A number of elements established a beneficial context for Syria’s sectarianization even earlier than the rebellion broke out, however they turned rather more highly effective because of it (Hinnebusch and Rifai 2017). Sunnis make up 74% of Syria’s inhabitants and Alawis about 12%. The latter are nonetheless vastly overrepresented in Syria’s ruling regime, with the president and lots of prime safety and army commanders from this sect (see Lust 2014, p 767.) The Identification Inheritance; the distribution of demographic teams—e.g. the Sunni majority vs. the Alawi minority—had not considerably altered over the many years, so why did it come to matter a lot after 2011? There is no such thing as a escaping the truth that the strongest regime loyalists have been Alawis and, to a lesser diploma, different minorities, and that the overwhelming majority of the protests have been in Sunni neighbourhoods. There had been some incremental demographic alteration. Notably, the out migration of the Alawi minority was seen by Sunnis in locations reminiscent of Homs and the Damascus suburbs to be intruding on their communities and alternatives. Nevertheless, this was a really incremental course of and had not been hitherto related to a lot overt sectarianism. Extra vital have been alterations within the id stability that weakened various identities that had diluted sectarian ones.

Pre-Rebellion Intervening variables have been arguably accountable for this. On the one hand, whereas class identities had lengthy diluted sectarian ones, they began to bolster one another within the decade earlier than the rebellion. Till 2000, the incorporation of great rural Sunnis into the regime, through land reform and populist insurance policies, had cut up Sunnis between such beneficiaries of the regime and its opponents (the previous Sunni landed and service provider courses), an element that defined the failure of the Muslim Brotherhood rebellion of the early Nineteen Eighties (Hinnebusch 2011, 47-88, 93-103). Beneath the neo-liberal insurance policies adopted after 2000, nonetheless, the Ba’th Celebration’s rural constituency was uncared for, whereas Alawis have been essentially the most salient beneficiaries of the rising crony capitalism—though appreciable numbers of the Sunni enterprise class remained aligned with the regime, which helps clarify its resilience. Total, although, class identities have been coming to bolster greater than cross-cut sectarianism.

In parallel, the ruling occasion that had integrated the regime’s constituencies was withering away, dropping ideological coherence as each neo-liberal and Islamic attitudes penetrated it. Within the succession wrestle of 2000 that introduced Bashar al-Asad to energy, most of the senior Sunni lieutenants of Hafiz al Asad have been purged, and with them the regime, dropping vital Sunni clientele networks, turned much less inclusive. Thus, the regime was turning into each extra Alawi and extra higher class, and fewer inclusive of the agricultural majority, a situation for inflaming sectarian identities amongst those that suffered from these developments.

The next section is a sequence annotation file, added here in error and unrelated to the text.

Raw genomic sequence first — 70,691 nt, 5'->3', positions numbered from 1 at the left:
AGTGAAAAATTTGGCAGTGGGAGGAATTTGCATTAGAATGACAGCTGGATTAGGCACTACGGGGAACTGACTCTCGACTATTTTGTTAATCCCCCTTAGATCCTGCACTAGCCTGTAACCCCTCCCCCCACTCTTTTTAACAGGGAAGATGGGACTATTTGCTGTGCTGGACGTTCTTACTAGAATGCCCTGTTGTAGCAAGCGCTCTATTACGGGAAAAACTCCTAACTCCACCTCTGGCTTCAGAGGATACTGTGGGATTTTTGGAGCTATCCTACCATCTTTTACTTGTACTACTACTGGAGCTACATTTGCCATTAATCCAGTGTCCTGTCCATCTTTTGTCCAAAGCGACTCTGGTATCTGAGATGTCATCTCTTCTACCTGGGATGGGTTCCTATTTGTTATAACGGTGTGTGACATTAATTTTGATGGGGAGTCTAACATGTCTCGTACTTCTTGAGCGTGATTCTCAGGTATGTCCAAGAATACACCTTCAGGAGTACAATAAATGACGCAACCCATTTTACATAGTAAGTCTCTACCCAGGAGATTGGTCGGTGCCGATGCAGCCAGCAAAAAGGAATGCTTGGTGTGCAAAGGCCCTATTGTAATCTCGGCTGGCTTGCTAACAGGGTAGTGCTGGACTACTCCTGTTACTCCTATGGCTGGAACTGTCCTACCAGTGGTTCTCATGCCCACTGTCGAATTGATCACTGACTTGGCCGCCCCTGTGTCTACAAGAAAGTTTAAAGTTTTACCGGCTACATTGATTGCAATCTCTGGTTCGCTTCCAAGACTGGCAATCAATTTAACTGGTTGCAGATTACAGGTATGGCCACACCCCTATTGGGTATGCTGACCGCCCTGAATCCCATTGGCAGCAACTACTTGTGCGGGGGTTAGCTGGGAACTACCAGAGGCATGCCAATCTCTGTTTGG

In brief, institutional inclusiveness, thus identification with the state, was declining amongst many peculiar individuals. Whereas the regime continued to get pleasure from some legitimacy from its instrumentalization of Arab nationalism, notably defying the US in its invasion of Iraq, Arabism’s historic energy to dilute sectarianism was in precipitous decline and proved inadequate to immunize the regime towards the Rebellion, as Bashar al-Asad mistakenly believed (Hinnebusch 2012, 2015; Matar 2016, 13-35).  

The Syrian Regime’s rhetoric vis-à-vis the Rebellion: enjoying with sectarian hearth?

Because the rebellion broke out, the rival sides started to instrumentalize sectarianism. It’s true that the primary slogan of the Syrian rebellion was al sha’eb al sourry wahed (the Syrian Individuals are one), an attraction to a cross-sectarian Syrian id. The anti-regime protestors understood that solely united did they’ve an opportunity to drive a political transition and that the regime would attempt to divide them. Nonetheless, a decade of struggle proved that they weren’t “one.” What began as a peaceable motion for social justice and freedom morphed right into a bloody struggle through which sectarian identities have been instrumentalized by discourse from above and from beneath, inflaming id clashes.

The regime bore main duty for this. The 2 methods that have been utilized by the regime to quell the rebellion relied upon asabiyya (communal solidarity), which bolstered Alawite id. These two methods have been al-hal al-‘amny (the safety answer) and al-hal al-a’askary  (the army answer). The safety answer denotes the deployment of loyal safety forces, closely Alawi, towards protestors, in addition to al- lijan al- sh’abiyya (widespread committees), and shabiyyaha. Shabiyyha refers back to the pro-Assad militias that consisted predominantly of Alawites whose fundamental mission was to punish anti-Assad activists, nearly all of whom are Sunnis (Rifai 2014; Rifai 2108). With the eruption of the rebellion, these loyalist forces often besieged mosques that have been major websites for anti-Assad protests, primarily in Sunni districts (Rifai 2014). Notably, forces loyal to the regime typically displayed identifiers of their communal belongings, such because the Zulfiqar sword. A sword with two blades that the Islamic Prophet Mohamed gave to his cousin Ali bin Abi Talib, this sword is a crucial holy image for Alawites and Shiites. Such symbolic options acted as signifiers of Alawite id and emphasised the sectarian line between ‘us’ and ‘them’. (Rifai 2018)